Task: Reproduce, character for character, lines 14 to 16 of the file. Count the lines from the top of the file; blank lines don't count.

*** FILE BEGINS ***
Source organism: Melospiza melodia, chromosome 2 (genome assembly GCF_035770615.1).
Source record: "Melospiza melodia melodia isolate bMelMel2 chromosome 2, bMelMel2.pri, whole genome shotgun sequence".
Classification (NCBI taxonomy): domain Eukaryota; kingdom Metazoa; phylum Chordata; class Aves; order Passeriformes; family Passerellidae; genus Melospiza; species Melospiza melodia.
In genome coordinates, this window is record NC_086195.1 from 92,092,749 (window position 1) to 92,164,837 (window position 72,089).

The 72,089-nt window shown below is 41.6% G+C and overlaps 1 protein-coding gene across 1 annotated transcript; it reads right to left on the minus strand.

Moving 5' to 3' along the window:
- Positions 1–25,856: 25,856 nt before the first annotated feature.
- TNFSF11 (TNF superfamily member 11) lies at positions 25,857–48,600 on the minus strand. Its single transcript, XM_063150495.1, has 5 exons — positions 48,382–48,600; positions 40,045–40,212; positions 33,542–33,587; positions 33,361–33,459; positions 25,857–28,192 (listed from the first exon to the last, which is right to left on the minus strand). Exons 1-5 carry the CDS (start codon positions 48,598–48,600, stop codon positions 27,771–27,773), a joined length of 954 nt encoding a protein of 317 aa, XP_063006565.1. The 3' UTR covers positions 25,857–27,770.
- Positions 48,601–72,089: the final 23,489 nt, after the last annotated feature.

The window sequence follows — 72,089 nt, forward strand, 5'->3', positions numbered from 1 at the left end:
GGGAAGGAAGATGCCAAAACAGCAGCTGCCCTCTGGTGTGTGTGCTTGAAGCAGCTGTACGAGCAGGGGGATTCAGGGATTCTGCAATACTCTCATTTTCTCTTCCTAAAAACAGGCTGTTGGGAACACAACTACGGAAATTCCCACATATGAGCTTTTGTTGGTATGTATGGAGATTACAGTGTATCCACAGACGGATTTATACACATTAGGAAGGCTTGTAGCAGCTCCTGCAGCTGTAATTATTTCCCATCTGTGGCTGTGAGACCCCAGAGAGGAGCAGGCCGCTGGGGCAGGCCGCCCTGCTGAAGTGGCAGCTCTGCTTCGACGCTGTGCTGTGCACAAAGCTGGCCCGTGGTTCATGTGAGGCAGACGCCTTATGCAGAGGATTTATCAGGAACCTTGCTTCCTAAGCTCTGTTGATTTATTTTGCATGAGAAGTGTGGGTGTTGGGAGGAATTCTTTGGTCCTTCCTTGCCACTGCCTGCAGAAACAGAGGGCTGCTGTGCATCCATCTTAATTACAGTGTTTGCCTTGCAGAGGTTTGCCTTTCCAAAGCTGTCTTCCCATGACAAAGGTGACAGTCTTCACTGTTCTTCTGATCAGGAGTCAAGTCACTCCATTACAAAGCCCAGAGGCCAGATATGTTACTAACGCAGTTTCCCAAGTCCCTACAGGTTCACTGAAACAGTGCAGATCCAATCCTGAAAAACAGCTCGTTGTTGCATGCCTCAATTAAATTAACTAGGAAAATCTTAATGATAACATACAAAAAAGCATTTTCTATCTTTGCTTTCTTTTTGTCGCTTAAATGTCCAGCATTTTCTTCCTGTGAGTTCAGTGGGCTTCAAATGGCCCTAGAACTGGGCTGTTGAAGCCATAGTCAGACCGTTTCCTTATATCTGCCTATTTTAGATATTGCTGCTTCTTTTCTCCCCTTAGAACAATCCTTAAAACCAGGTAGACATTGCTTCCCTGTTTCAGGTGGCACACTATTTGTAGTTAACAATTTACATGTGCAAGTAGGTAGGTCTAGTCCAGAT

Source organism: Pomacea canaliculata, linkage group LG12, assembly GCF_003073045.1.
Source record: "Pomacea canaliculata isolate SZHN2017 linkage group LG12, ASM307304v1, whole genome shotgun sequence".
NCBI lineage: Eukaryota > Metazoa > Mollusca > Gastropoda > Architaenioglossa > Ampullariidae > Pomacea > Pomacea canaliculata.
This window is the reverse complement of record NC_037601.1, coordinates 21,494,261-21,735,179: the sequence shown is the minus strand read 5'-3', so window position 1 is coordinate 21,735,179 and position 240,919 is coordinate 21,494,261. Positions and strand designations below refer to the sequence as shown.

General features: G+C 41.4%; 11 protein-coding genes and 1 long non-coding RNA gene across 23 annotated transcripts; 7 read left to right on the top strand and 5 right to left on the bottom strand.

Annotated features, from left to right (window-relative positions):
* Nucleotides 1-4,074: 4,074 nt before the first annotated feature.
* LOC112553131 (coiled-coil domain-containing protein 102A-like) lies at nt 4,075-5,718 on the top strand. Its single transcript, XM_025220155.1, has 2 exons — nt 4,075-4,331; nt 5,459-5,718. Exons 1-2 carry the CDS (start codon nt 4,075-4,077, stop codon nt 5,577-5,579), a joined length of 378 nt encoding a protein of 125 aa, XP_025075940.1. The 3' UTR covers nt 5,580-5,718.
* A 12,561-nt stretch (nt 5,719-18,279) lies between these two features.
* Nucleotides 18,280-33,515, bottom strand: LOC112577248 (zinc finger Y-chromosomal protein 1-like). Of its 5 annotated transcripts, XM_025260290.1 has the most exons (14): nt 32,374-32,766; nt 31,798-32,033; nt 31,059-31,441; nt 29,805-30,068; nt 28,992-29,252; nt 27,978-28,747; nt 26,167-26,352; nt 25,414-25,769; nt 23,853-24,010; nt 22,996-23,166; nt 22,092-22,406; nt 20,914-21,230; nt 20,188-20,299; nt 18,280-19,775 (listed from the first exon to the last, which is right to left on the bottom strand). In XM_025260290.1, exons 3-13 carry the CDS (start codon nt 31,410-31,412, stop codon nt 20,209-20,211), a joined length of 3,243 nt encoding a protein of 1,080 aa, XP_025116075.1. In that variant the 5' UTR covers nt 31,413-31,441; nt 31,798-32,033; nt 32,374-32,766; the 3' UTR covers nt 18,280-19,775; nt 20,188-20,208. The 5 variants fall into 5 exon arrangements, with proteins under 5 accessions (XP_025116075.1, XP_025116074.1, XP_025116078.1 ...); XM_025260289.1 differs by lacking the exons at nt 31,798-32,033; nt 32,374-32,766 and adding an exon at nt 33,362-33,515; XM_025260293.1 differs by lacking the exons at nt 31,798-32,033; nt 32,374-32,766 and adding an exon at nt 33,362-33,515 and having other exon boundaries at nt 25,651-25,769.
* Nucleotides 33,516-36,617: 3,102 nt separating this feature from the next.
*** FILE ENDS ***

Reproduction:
NCBI lineage: Eukaryota > Metazoa > Mollusca > Gastropoda > Architaenioglossa > Ampullariidae > Pomacea > Pomacea canaliculata.
This window is the reverse complement of record NC_037601.1, coordinates 21,494,261-21,735,179: the sequence shown is the minus strand read 5'-3', so window position 1 is coordinate 21,735,179 and position 240,919 is coordinate 21,494,261. Positions and strand designations below refer to the sequence as shown.

General features: G+C 41.4%; 11 protein-coding genes and 1 long non-coding RNA gene across 23 annotated transcripts; 7 read left to right on the top strand and 5 right to left on the bottom strand.